1. Content and Research

Before starting anything, we spend time discussing the vision and goals for the website. We look at their content structure and brand message and define how it can be developed in the most efficient way to engage users and achieve their business goals.

2. Brand Story & Client Avatar

A strong brand story helps you convey the type of value that you are adding for your users. It is made up by every single touchpoint of your user’s experience. This is a great way of keeping everyone in the team familiar and focused and includes just enough information about your ideal client to bring them to life, but not too much that it prohibits evolving and changing it over time.

clientstoryboard
Example of a brand storyboard and a client avatar

 

3. Wireframes and workflows

Wireframes are simply a rough guide for the layout of a website or app. There are many different tools online but I find Marvel or sometimes InVision works well for me. And of course, the best tools for me starting any design are a pencil and pad – it’s the quickest way is to sketch rough wireframes and workflows.

This helps me plan out ideas in a quick and dirty fashion and quickly demonstrate ideas without wasting time on pixel-perfect designs.

dotgrid_mobile_sketches

I can then take photos of my sketches on my iPhone, upload them into Marvel and build out a rough working prototype to try out and test the flow on a mobile.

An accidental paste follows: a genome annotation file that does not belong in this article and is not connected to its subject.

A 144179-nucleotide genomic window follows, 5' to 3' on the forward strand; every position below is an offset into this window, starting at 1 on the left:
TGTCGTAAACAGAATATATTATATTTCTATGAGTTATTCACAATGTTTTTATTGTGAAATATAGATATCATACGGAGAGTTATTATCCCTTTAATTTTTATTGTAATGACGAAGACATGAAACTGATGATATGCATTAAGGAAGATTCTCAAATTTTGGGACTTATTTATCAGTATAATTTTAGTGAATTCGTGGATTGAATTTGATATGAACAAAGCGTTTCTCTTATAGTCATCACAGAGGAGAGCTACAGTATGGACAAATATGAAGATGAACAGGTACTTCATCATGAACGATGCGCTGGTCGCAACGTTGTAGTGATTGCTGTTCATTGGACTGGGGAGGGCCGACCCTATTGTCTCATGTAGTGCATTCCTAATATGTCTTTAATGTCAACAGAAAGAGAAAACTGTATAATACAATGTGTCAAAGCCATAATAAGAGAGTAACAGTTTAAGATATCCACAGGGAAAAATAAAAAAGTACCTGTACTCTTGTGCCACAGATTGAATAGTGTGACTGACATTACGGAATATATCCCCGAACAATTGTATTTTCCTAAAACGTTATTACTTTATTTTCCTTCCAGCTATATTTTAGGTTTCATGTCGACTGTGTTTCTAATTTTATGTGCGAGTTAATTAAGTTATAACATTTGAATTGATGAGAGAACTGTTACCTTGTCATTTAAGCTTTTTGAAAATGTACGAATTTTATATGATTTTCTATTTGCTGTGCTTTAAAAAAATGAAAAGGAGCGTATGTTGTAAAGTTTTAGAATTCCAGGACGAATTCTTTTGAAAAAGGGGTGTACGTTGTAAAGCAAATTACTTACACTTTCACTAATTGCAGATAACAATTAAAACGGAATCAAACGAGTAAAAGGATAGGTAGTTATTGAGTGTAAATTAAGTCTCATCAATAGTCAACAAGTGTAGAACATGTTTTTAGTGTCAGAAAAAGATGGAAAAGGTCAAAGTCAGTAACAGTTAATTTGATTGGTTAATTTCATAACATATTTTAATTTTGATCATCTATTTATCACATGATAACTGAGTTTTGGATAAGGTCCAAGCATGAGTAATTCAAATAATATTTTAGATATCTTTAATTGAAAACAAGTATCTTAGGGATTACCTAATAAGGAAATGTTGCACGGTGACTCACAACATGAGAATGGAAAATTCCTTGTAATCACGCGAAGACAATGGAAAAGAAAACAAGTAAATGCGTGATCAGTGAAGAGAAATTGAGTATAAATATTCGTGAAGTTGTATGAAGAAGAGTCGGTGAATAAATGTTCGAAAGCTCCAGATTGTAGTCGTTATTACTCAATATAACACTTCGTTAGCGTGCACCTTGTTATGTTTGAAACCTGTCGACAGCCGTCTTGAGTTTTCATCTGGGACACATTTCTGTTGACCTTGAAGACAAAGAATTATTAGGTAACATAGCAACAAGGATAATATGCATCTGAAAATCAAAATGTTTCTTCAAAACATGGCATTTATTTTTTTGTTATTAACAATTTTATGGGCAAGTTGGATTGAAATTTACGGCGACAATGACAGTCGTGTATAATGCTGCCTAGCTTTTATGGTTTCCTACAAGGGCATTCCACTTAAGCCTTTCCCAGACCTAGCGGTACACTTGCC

We can really refine the user interface and start to understand the journey through the website or app.

I also sketch directly in Illustrator for more detailed sketch wireframing. I use Interactive Sketching Notation templates which are based on tried and tested UI.

 

Wireframes
Wireframes for each page and interaction created in Illustrator

 

4. Designing the User Interface

After showing the client rough prototypes, we then quickly get to designing the UI in Photoshop. We design first in mobile and then desktop versions, creating a working prototype from the designs to upload into Marvel.

Another online tool I’m learning to use more now is Webflow. It gives you the ability to design directly in the browser, to create a fully working responsive website.

webflow-tracUI

5. User testing and refining

We initially test at the beginning with the interactive sketch wireframes but additional testing with a full colour design prototype helps clients and users to get a feel for the look and functionality of website design. It is a great opportunity that is defined by budget and time constraints. Marvel are now making available user testing using video where you can screen recordings of users moving through your prototype, see where users tapped or clicked on each screen, hear and see users actions via audio and video feedback as they use your prototype. Watching someone struggle with your UI design really helps you understand a user and make better design decisions.

Conclusion

My approach has evolved over the last few years based on the types of projects I work on. I’m constantly learning new techniques to add to my skill set.

Better tools become available, more research comes out on best practice and technology changes – but the principles stay the same. Creating a design that strives towards a seamless human connection through the user interface.

What tools and work process do you have?